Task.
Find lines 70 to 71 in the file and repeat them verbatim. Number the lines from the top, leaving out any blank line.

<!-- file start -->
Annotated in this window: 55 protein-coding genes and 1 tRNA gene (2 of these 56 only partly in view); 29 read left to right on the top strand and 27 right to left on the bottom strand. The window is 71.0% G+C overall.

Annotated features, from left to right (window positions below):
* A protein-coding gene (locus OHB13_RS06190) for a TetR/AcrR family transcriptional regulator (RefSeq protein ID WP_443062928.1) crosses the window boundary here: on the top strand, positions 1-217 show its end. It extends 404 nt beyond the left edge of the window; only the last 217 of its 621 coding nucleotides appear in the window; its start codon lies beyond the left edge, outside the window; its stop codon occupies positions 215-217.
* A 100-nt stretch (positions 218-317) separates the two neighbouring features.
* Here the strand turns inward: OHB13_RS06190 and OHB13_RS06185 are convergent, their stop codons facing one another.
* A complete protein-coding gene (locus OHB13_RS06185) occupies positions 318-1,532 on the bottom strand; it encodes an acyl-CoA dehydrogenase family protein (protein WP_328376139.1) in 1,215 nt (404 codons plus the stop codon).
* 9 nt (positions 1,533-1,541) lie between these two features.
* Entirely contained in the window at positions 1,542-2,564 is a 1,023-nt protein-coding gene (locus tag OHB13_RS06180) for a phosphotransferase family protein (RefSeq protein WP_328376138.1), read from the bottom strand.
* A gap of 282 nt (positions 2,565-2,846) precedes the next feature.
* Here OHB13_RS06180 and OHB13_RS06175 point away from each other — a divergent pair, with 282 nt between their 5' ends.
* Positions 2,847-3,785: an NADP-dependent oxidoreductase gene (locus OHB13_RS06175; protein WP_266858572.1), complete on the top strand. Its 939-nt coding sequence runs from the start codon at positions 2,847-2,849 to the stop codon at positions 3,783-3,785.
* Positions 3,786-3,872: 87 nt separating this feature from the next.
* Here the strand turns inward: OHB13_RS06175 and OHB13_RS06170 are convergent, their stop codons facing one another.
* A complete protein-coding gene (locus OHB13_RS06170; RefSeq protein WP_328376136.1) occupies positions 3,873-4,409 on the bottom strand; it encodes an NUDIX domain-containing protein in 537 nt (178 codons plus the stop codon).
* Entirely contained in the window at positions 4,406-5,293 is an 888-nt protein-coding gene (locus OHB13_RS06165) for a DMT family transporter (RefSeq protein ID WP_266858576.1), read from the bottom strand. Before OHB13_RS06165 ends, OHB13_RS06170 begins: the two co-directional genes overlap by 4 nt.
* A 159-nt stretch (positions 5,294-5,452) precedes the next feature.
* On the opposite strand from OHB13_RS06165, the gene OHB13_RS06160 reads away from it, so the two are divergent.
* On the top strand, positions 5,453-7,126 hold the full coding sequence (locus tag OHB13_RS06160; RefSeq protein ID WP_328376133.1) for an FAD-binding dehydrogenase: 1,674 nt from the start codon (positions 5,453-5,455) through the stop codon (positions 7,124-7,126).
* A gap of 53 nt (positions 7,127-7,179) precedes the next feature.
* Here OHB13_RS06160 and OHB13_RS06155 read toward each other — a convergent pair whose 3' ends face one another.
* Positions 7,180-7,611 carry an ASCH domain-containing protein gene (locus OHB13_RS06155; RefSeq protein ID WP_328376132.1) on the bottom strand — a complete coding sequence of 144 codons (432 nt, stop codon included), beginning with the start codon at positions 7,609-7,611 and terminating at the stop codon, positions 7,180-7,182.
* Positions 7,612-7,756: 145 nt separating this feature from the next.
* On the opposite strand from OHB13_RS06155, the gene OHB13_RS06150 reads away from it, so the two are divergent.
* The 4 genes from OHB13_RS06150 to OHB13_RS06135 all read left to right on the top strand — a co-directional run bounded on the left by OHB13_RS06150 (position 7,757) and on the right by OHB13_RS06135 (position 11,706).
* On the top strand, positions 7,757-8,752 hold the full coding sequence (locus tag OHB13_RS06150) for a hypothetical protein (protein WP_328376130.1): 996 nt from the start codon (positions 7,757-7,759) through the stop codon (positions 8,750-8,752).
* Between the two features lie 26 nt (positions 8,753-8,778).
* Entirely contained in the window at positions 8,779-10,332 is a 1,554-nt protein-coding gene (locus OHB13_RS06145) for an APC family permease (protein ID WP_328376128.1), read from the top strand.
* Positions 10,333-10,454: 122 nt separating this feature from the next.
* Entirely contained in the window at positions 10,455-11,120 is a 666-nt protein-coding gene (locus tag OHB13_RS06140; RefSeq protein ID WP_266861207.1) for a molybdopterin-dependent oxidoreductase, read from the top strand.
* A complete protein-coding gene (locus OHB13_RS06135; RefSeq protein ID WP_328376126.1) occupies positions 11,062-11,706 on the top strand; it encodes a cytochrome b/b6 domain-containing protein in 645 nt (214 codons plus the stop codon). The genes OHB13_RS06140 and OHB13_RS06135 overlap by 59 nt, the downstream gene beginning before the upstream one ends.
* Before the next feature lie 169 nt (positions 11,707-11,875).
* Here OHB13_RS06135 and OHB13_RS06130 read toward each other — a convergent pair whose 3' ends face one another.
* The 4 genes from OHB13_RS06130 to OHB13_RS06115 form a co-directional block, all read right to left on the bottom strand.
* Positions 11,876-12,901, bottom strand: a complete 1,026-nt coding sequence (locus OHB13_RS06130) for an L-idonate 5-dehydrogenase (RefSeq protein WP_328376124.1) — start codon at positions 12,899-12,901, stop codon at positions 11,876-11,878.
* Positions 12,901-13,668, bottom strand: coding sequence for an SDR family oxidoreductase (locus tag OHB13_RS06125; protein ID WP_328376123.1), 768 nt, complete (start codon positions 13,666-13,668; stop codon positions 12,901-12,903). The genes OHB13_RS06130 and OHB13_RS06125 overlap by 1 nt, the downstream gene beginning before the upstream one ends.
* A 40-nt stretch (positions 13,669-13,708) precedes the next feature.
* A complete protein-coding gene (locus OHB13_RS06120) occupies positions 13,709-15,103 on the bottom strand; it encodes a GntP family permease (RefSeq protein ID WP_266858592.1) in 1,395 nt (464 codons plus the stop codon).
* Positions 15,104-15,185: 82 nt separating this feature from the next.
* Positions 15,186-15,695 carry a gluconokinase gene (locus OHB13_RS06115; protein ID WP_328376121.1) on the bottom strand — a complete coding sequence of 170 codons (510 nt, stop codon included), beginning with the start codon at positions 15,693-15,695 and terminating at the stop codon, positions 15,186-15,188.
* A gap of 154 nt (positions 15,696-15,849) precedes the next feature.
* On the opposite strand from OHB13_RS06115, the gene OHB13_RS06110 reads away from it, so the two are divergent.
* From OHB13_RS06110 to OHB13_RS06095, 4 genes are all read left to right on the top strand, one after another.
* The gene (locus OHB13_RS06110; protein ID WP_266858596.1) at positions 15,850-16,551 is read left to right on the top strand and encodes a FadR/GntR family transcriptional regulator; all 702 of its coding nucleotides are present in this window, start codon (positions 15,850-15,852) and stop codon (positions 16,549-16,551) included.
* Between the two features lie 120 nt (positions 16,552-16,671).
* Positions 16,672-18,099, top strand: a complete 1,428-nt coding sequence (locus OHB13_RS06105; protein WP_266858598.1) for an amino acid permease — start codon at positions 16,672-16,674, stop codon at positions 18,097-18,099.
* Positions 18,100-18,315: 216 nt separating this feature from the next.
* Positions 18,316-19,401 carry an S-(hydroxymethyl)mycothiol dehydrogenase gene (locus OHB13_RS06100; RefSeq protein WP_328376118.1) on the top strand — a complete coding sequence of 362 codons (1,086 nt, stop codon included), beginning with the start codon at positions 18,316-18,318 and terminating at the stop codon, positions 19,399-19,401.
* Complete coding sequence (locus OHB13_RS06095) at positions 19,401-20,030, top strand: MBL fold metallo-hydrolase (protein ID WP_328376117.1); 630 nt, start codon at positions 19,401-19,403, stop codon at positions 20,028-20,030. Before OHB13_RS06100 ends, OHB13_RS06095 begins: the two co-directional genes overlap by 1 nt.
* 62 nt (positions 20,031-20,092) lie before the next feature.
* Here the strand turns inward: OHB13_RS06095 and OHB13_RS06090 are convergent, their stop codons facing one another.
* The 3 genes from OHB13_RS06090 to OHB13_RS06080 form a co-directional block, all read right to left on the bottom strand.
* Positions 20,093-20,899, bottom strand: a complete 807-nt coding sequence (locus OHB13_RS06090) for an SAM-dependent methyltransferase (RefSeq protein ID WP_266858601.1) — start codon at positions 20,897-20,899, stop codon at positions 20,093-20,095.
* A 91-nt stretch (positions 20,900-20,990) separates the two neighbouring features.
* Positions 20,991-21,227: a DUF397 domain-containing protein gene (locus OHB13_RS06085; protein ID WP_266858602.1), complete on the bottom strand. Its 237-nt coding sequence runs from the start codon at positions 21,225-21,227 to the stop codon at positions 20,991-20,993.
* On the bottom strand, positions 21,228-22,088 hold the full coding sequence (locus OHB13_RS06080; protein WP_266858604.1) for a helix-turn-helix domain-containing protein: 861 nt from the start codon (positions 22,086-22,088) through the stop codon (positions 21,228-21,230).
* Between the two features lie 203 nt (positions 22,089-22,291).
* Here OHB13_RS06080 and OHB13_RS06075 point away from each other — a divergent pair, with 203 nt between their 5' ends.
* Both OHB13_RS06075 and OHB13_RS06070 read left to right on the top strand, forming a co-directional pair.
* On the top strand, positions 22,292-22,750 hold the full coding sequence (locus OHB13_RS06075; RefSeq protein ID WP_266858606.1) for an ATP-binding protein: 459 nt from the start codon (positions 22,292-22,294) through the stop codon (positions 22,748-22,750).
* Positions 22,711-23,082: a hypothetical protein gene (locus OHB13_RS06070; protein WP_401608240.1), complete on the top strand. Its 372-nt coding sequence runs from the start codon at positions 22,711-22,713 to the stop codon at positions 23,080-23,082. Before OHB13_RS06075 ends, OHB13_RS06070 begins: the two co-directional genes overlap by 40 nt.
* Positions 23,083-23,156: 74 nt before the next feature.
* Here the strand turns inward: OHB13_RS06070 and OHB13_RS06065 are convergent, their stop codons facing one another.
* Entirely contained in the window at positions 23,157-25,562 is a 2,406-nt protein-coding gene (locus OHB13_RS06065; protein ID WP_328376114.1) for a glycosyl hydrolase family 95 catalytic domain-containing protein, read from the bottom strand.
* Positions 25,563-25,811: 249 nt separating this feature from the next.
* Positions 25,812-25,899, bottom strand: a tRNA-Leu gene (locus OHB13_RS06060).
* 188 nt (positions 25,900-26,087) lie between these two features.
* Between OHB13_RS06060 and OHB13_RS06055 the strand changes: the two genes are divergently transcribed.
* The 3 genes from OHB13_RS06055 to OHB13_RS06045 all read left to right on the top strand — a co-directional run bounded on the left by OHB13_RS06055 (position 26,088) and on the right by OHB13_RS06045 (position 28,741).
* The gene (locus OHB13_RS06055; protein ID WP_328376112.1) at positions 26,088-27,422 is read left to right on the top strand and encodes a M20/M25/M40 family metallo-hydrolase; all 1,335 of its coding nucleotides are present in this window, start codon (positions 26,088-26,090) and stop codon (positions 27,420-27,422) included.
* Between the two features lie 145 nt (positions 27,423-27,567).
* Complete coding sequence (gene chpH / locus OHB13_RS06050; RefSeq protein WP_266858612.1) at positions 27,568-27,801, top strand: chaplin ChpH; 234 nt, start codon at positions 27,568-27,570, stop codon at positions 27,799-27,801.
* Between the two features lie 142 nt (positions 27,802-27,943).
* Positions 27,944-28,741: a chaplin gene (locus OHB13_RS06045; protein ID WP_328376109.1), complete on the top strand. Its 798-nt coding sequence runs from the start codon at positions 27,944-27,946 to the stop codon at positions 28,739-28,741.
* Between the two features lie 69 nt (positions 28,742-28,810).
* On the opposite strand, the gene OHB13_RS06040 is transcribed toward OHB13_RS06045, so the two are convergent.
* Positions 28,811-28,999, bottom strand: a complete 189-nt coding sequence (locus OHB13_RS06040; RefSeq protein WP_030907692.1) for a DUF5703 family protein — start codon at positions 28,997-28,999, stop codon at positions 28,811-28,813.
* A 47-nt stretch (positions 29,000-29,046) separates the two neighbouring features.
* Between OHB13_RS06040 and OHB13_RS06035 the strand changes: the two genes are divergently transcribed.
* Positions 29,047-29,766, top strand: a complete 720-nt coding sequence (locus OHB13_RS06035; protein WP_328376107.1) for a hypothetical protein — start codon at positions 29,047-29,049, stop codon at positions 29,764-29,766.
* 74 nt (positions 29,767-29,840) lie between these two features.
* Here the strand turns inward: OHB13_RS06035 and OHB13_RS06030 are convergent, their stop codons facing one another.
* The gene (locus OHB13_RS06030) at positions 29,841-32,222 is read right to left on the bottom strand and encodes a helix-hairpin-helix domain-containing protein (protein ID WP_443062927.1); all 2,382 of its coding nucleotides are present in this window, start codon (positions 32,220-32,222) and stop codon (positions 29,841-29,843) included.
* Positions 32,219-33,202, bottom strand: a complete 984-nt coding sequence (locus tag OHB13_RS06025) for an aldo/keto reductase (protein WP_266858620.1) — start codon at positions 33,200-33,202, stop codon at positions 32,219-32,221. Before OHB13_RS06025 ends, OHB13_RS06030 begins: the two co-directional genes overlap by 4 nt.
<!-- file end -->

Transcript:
* Between the two features lie 145 nt (positions 27,423-27,567).
* Complete coding sequence (gene chpH / locus OHB13_RS06050; RefSeq protein WP_266858612.1) at positions 27,568-27,801, top strand: chaplin ChpH; 234 nt, start codon at positions 27,568-27,570, stop codon at positions 27,799-27,801.